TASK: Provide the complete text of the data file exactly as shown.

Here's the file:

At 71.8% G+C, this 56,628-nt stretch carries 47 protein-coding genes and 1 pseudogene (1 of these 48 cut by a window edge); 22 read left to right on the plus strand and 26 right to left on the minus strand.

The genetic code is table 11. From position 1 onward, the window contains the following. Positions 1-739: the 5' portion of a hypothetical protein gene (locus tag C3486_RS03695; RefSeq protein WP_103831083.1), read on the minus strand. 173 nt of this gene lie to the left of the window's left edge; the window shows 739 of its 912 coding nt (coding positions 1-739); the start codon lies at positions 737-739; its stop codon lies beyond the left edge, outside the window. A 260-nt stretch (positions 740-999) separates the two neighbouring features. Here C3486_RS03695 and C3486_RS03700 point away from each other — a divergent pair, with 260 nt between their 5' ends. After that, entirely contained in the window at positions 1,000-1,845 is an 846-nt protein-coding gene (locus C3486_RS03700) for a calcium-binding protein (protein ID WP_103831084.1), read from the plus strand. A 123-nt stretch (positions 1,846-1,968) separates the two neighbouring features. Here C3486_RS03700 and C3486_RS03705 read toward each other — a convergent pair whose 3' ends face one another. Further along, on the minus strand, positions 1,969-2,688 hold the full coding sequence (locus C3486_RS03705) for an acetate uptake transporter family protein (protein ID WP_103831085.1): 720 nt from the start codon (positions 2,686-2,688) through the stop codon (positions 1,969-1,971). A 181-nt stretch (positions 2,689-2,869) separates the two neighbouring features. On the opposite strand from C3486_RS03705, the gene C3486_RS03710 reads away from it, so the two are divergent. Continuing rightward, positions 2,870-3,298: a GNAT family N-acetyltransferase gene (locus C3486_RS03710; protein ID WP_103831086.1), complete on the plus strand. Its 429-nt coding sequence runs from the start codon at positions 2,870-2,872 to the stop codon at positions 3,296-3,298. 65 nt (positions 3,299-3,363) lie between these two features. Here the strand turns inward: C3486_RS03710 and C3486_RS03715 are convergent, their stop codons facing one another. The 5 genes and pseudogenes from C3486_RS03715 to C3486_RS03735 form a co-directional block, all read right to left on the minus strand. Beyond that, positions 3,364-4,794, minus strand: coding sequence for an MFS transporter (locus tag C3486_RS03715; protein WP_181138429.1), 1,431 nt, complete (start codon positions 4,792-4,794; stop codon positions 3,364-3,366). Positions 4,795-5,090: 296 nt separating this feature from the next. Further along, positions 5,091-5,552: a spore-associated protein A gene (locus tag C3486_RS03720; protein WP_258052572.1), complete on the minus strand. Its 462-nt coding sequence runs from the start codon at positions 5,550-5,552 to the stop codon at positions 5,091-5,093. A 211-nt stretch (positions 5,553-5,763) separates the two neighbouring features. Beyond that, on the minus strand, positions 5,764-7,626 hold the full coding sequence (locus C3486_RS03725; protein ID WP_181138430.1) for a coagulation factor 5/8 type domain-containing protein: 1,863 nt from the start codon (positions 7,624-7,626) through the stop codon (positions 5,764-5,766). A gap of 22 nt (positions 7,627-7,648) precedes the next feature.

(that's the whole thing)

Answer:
At 71.8% G+C, this 56,628-nt stretch carries 47 protein-coding genes and 1 pseudogene (1 of these 48 cut by a window edge); 22 read left to right on the plus strand and 26 right to left on the minus strand.

The genetic code is table 11. From position 1 onward, the window contains the following. Positions 1-739: the 5' portion of a hypothetical protein gene (locus tag C3486_RS03695; RefSeq protein WP_103831083.1), read on the minus strand. 173 nt of this gene lie to the left of the window's left edge; the window shows 739 of its 912 coding nt (coding positions 1-739); the start codon lies at positions 737-739; its stop codon lies beyond the left edge, outside the window. A 260-nt stretch (positions 740-999) separates the two neighbouring features. Here C3486_RS03695 and C3486_RS03700 point away from each other — a divergent pair, with 260 nt between their 5' ends. After that, entirely contained in the window at positions 1,000-1,845 is an 846-nt protein-coding gene (locus C3486_RS03700) for a calcium-binding protein (protein ID WP_103831084.1), read from the plus strand. A 123-nt stretch (positions 1,846-1,968) separates the two neighbouring features. Here C3486_RS03700 and C3486_RS03705 read toward each other — a convergent pair whose 3' ends face one another. Further along, on the minus strand, positions 1,969-2,688 hold the full coding sequence (locus C3486_RS03705) for an acetate uptake transporter family protein (protein ID WP_103831085.1): 720 nt from the start codon (positions 2,686-2,688) through the stop codon (positions 1,969-1,971). A 181-nt stretch (positions 2,689-2,869) separates the two neighbouring features. On the opposite strand from C3486_RS03705, the gene C3486_RS03710 reads away from it, so the two are divergent. Continuing rightward, positions 2,870-3,298: a GNAT family N-acetyltransferase gene (locus C3486_RS03710; protein ID WP_103831086.1), complete on the plus strand. Its 429-nt coding sequence runs from the start codon at positions 2,870-2,872 to the stop codon at positions 3,296-3,298. 65 nt (positions 3,299-3,363) lie between these two features. Here the strand turns inward: C3486_RS03710 and C3486_RS03715 are convergent, their stop codons facing one another. The 5 genes and pseudogenes from C3486_RS03715 to C3486_RS03735 form a co-directional block, all read right to left on the minus strand. Beyond that, positions 3,364-4,794, minus strand: coding sequence for an MFS transporter (locus tag C3486_RS03715; protein WP_181138429.1), 1,431 nt, complete (start codon positions 4,792-4,794; stop codon positions 3,364-3,366). Positions 4,795-5,090: 296 nt separating this feature from the next. Further along, positions 5,091-5,552: a spore-associated protein A gene (locus tag C3486_RS03720; protein WP_258052572.1), complete on the minus strand. Its 462-nt coding sequence runs from the start codon at positions 5,550-5,552 to the stop codon at positions 5,091-5,093. A 211-nt stretch (positions 5,553-5,763) separates the two neighbouring features. Beyond that, on the minus strand, positions 5,764-7,626 hold the full coding sequence (locus C3486_RS03725; protein ID WP_181138430.1) for a coagulation factor 5/8 type domain-containing protein: 1,863 nt from the start codon (positions 7,624-7,626) through the stop codon (positions 5,764-5,766). A gap of 22 nt (positions 7,627-7,648) precedes the next feature.